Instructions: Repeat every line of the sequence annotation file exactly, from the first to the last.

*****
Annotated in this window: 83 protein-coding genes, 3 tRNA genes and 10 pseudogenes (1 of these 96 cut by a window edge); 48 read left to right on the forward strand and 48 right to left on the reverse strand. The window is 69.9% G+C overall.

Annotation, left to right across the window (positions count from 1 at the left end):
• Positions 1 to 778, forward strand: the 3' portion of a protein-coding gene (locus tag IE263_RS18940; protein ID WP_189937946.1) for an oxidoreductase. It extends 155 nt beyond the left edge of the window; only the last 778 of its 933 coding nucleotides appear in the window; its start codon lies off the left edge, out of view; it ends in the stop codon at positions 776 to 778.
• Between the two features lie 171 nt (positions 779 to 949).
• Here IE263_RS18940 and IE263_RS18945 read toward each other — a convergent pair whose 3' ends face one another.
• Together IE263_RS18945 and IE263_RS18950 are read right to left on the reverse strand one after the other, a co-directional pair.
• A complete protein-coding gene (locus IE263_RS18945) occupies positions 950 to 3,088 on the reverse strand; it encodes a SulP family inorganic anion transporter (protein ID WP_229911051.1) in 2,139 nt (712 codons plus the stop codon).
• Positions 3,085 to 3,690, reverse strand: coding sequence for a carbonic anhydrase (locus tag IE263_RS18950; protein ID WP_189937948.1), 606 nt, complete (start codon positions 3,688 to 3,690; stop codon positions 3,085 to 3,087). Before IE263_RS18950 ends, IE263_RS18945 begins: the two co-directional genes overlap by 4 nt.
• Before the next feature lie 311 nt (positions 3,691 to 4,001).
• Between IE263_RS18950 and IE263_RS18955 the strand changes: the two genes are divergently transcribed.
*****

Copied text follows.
Annotated in this window: 83 protein-coding genes, 3 tRNA genes and 10 pseudogenes (1 of these 96 cut by a window edge); 48 read left to right on the forward strand and 48 right to left on the reverse strand. The window is 69.9% G+C overall.

Annotation, left to right across the window (positions count from 1 at the left end):
• Positions 1 to 778, forward strand: the 3' portion of a protein-coding gene (locus tag IE263_RS18940; protein ID WP_189937946.1) for an oxidoreductase. It extends 155 nt beyond the left edge of the window; only the last 778 of its 933 coding nucleotides appear in the window; its start codon lies off the left edge, out of view; it ends in the stop codon at positions 776 to 778.
• Between the two features lie 171 nt (positions 779 to 949).
• Here IE263_RS18940 and IE263_RS18945 read toward each other — a convergent pair whose 3' ends face one another.
• Together IE263_RS18945 and IE263_RS18950 are read right to left on the reverse strand one after the other, a co-directional pair.
• A complete protein-coding gene (locus IE263_RS18945) occupies positions 950 to 3,088 on the reverse strand; it encodes a SulP family inorganic anion transporter (protein ID WP_229911051.1) in 2,139 nt (712 codons plus the stop codon).
• Positions 3,085 to 3,690, reverse strand: coding sequence for a carbonic anhydrase (locus tag IE263_RS18950; protein ID WP_189937948.1), 606 nt, complete (start codon positions 3,688 to 3,690; stop codon positions 3,085 to 3,087). Before IE263_RS18950 ends, IE263_RS18945 begins: the two co-directional genes overlap by 4 nt.
• Before the next feature lie 311 nt (positions 3,691 to 4,001).
• Between IE263_RS18950 and IE263_RS18955 the strand changes: the two genes are divergently transcribed.